I worked on the Architectural Barrier Committee in Dover.

That’s the committee they set up in town, to see what public buildings needed free access for the handicapped.

1980 ‑ on your birthday, I broke my hip. LuLu graduate from Mt. St. Joseph and went on to Centenary. Margriet came, the Dutch girl that Phillip met when he was over in Greece. He said, if you come over, come and visit, so she did, stayed for three years married Jurgen and has been here ever since. she stayed and helped out.

 

That year when we went to Greece we went to Siros with Jimmy and Norma and the Cartrights and then we went over to the island and stayed in the hotel in Molyvos. That was the fourth time. That was the year we decided we were going to fix up the house. That was also the year we met George Katarines and his wife Sophia. We had to take the boat over to the island because there was an airplane strike. That’s when we met George. He came up to help us. He suggested the people to come up and help us fix the house. He got the people for the wiring, the walls, and so on. That was the year I was still on crutches because my hip wasn’t healing so 1981, I had a total hip replacement. That was our fifth year to Greece.

 

1982‑ Andrea graduated from H.S. My baby going off to college. It was a hard thing. Aja, was brought into the house, I didn’t care if we had a dog, but, it was your father, that said, we are not having a dog. We went to Greece for the sixth time. Reachout was the program the town had just

started. I was on the Board of Directors of that. The program was for kids involved in alcohol and drugs. I went back to work.

 

I was glad to get back to work. I wasn’t very stressed. The only person that ever made me stressful was LuLu. You try to teach your kids to do the right thing but, she never would do

the right thing and on top of that she would lie. I think that hurt the most, because you would want to trust your kids, but, sometimes, you couldn’t trust them.

I think time was a stress as far as working. We were still entertaining a lot.

1984‑ Sylvester the kitty cat. Our seventh year to Greece. I went to Santa Domingo with the friends from school and I got a vacation away from Nick.

1985 ‑ You went on semester at sea. I was greatly excited for you, I was envious,.I wish I could have done it too. We went to Greece. Oh, in 1983, we started living in the house in Greece. The years after that from 1983 ‑ 1986, we were working on Baka’s book and Miriam Sargon came over and they would require a lot of timing. It seemed like all I did over there was work at getting meals.

1986‑ you graduated and we went to Greece and had a family reunion.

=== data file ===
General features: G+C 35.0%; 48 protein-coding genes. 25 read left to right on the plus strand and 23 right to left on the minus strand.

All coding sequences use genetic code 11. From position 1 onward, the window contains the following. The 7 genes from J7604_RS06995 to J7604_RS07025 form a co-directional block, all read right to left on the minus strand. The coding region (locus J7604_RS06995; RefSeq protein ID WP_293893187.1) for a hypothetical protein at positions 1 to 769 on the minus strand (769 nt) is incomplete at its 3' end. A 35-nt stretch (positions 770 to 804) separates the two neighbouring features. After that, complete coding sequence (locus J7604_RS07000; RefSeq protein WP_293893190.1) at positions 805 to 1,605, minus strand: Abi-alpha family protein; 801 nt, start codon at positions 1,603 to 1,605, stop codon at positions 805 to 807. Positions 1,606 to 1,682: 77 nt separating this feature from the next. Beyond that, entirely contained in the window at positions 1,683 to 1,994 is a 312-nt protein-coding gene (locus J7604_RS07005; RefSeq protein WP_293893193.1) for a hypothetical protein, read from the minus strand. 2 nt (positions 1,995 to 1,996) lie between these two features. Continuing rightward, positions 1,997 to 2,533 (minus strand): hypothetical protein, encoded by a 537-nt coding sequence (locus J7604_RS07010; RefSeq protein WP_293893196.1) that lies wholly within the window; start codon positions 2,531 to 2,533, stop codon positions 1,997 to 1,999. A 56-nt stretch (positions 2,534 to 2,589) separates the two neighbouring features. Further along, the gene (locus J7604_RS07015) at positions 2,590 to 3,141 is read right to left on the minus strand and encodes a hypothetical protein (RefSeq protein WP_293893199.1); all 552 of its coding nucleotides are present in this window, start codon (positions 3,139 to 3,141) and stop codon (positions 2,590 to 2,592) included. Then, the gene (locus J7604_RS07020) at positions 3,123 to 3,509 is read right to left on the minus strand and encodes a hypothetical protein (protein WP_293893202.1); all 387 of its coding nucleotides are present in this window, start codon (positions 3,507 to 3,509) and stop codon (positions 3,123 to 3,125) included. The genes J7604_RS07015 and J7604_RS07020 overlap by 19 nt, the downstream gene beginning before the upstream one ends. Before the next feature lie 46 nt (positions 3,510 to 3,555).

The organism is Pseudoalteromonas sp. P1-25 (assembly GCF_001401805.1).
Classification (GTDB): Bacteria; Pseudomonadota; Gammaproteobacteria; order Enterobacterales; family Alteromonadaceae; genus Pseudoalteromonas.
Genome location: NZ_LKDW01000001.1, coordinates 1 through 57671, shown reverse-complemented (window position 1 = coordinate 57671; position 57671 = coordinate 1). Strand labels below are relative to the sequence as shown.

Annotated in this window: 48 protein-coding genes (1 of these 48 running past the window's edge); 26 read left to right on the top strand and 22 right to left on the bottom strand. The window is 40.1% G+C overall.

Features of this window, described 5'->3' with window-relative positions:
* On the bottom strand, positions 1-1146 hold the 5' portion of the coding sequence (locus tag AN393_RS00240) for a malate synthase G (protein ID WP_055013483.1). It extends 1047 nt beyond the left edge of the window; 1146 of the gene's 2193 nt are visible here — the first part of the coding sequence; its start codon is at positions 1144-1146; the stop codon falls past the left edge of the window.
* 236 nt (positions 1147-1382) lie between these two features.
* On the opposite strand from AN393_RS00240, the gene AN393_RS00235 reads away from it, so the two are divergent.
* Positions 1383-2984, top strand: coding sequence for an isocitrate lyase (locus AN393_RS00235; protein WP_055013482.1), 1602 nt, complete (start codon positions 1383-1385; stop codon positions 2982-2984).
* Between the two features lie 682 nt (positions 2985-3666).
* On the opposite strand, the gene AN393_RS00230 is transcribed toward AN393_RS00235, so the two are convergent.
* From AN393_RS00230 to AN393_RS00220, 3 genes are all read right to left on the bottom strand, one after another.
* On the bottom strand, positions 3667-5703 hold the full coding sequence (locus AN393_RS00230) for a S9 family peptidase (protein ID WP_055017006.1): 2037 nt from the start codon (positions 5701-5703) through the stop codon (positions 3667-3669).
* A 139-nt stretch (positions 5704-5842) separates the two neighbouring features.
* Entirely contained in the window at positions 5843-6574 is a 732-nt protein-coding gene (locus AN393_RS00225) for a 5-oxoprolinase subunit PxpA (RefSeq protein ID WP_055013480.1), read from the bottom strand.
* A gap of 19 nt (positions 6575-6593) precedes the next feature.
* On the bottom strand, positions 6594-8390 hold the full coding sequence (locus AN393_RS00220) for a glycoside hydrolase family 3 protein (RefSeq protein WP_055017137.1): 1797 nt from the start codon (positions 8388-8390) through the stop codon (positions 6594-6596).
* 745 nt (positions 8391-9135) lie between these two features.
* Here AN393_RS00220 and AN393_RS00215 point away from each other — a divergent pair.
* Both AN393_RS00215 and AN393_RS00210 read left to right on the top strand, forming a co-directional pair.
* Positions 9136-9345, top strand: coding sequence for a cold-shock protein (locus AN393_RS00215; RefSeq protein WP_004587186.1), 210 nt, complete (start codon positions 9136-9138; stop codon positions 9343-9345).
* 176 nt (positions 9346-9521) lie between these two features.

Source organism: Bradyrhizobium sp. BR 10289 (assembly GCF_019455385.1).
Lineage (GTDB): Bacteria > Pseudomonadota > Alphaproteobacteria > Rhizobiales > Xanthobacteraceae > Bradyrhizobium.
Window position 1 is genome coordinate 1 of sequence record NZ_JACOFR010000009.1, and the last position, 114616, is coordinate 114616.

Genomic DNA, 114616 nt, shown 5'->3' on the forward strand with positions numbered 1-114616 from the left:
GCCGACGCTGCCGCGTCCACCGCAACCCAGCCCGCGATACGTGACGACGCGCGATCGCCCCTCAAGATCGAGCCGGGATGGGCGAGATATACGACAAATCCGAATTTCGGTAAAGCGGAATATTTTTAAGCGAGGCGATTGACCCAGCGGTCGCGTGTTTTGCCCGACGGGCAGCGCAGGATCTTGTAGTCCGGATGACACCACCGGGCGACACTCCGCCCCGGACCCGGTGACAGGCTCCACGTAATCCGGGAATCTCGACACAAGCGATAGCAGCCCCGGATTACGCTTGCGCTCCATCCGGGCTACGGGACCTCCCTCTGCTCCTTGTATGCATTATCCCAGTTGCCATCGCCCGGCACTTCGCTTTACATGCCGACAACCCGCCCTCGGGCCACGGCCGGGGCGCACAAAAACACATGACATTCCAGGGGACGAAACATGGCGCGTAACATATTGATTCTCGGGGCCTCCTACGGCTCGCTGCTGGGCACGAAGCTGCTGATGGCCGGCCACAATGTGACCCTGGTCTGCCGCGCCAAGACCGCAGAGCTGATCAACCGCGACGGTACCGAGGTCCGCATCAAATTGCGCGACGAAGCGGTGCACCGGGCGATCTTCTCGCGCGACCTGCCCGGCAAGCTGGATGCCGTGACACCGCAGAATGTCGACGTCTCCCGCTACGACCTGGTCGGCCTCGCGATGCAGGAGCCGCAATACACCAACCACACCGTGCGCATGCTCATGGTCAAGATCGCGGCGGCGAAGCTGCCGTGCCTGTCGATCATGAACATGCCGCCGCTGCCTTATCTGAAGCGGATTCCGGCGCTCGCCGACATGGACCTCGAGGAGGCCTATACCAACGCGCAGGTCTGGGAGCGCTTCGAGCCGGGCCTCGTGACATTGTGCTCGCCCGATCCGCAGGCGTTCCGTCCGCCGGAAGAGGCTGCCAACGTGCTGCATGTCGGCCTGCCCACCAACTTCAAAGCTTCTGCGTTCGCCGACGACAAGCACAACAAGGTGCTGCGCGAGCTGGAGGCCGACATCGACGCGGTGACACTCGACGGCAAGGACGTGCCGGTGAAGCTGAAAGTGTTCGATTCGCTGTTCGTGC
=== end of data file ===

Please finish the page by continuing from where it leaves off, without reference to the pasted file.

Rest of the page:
1987 ‑ our tenth trip to Greece. I am still working. 1988‑ I went on a school trip with the kids, we took the kids to London and Paris. 1987‑ 1 started using a cane, because my hip was bothering me. December of 1988, was the year I stopped working and January of 1989, I had my second surgery, and had a replacement of my total hip. We went to Greece for a long time that year from June 17, to August 6th. That was the year Phillip got married.

I never in a million years would have believed that we would be going to Greece every summer. Although, looking back, when we lived in Brighton on St. Beverly Street, there was a Greek family, I was friendly with the daughter. I used to love to go her house, because on the holidays, there were so many traditions, and they always welcomed me in with open arms. Looking back, I think it must have been fate. Something moved me to Greece. Phillip’s wedding was great. It was fun. They did all the paper work and so on. The paper work did not stress that they had to be baptized in the Greek Church in order to be married in the Greek Church. Consequently, that’s why they got married on the Greek steps. One of the traditions of a Greek wedding is the women take the bride and dress her and the man comes to the house and all the women dance and sing with the bride while the groom is going through his routine with the males. They didn’t do a lot of traditional things with Phillip but, I guess they had some kind of a routine. Then we had a big reception and all the relatives and people invited to the wedding followed the bride and groom throughout the village tossing flower pedals as they walked. That was beautiful. Very traditional.

1990,‑ 1 retired, that was our thirteenth year to Greece.

Part X: Some Thoughts

Celebrations are real important. Like at Easter time. Tomorrow is Easter. I colored the red eggs, and they are red, because they symbolize the blood of Christ. And the game that we play, well, first of all this is not the Greek Easter. The Greek Easter always falls the week after Passover. The Easter greeting to everyone is “Christos Aneste,” which means “Christ is risen.” and the reply is “Alethos Aneste”, which means “He has truly risen.” We crack the red eggs at home with